The Egg Shell Pottage and the Tylwyth Teg, Fairies in Welsh folklore and mythology, a tale from Trefeglwys Wales
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Category: Fairies
Sub Category: Changeling Legend
Title: The Egg Shell Pottage and the Tylwyth Teg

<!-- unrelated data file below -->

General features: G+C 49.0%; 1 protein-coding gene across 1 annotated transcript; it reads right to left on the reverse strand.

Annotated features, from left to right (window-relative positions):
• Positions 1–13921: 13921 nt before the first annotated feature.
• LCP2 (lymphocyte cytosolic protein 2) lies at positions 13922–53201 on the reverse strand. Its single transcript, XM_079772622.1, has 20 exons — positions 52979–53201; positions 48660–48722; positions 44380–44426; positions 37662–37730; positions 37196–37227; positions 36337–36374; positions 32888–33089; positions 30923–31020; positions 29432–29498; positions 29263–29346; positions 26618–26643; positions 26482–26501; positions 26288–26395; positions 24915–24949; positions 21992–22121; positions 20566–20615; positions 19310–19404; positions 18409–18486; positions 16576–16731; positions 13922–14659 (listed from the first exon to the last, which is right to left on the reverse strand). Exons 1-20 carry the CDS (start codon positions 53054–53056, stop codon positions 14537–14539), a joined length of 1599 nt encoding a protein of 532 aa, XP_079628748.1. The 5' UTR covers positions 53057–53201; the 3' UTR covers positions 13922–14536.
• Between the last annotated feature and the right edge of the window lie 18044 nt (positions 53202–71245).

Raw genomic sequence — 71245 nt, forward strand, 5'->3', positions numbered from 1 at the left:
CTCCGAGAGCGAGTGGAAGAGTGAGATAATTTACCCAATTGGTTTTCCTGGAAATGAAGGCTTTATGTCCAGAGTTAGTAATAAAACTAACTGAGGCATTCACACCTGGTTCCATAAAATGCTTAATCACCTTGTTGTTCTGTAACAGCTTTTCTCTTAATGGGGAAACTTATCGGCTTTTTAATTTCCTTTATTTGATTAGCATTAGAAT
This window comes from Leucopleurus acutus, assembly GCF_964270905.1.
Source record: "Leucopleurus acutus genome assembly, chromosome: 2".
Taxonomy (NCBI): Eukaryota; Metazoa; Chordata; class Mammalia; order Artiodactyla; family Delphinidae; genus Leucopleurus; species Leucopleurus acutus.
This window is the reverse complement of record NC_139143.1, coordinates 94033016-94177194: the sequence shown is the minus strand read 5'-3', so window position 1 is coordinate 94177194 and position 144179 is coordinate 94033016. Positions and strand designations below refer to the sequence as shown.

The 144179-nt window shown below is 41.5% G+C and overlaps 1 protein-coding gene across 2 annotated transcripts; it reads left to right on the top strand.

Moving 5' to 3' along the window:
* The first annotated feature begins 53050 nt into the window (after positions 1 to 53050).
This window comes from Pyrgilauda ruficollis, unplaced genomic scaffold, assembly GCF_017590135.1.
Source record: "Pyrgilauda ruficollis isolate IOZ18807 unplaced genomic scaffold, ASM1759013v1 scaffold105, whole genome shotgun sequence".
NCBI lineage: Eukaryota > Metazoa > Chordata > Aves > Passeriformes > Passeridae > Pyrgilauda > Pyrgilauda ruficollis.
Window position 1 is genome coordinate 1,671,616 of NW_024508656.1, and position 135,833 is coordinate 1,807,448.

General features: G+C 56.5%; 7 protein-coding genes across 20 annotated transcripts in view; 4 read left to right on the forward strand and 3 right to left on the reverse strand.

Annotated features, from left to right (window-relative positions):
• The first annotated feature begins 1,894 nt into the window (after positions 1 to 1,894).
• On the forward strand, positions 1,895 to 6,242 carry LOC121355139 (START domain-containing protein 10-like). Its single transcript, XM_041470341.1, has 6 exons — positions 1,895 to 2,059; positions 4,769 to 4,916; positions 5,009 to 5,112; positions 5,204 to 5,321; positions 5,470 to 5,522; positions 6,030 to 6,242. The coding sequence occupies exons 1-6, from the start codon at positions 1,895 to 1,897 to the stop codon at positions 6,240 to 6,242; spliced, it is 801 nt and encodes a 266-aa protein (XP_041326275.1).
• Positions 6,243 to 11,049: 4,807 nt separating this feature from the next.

In the parish of Trefeglwys, near Llanidloes, Powys, there is a little shepherd’s cot, that is commonly called Twt y Cwmrws (the place of strife) on account of the extraordinary strife that has been there.  The inhabitants of the cottage were a man and his wife and they had born to them twins, whom the woman nursed with great care and tenderness.| Some months afterwards indispensable business called the wife to the house of one of her nearest neighbours. Although she did not have far to go, she did not like to leave her children by themselves in their cradle, even for a minute, as her house was solitary, and there were many tales of goblins or the ‘Tylwyth Têg’ (the Fair Family or the Fairies) haunting the neighbourhood.  However, she went and returned as soon as she could. On coming back she felt herself not a little terrified on seeing, though it was midday, some of ‘the old elves of the blue petticoat,’ as they are usually called; however, when she got back to her house she was rejoiced to find everything in the state she had left it.| But after some time had passed by, the good people began to wonder that the twins did not grow at all, but still continued as little dwarfs.  The husband would have it that they were not his children but the woman said that they must be their children and about this arose the great strife between them that gave name to the place.  One evening when the woman was very heavy of heart she determined to go and consult a Gwr Cyfarwydd ( a wise man, or a conjuror), feeling assured that everything was known to him, and he gave her his counsel.  Now there was to be a harvest soon of the rye and oats, so the wise man said to her, ‘When you are preparing dinner for the reapers, empty the shell of a hen’s egg and boil the shell full of pottage and take it out through the door as if you meant it for a dinner to the reapers, and then listen what the twins will say. If you hear the children speaking things above the understanding of children, return into the house, take them and throw them into the waves of Llyn Ebyr, which is very near to you; but if you don’t hear anything remarkable, do them no injury.’| When the day of the reaping came, the woman did as her adviser had recommended to her and as she went outside the door to listen, she heard one of the children say to the other:—| Gwelais vesen cyn gweled derwen, Gwelais wy cyn gweled iâr, Erioed ni welais verwi bwyd i vedel, Mewn plisgyn wy iâr!| Which translates as:| Acorns before oak I knew, An egg before a hen, Never one hen’s egg-shell stew, Enough for harvest men!| On this the mother returned to her house and took the two children and threw them into the Llyn. Suddenly the goblins in their trousers came to save their dwarves and the woman had her own children back again. Thus the strife between her and her husband ended.

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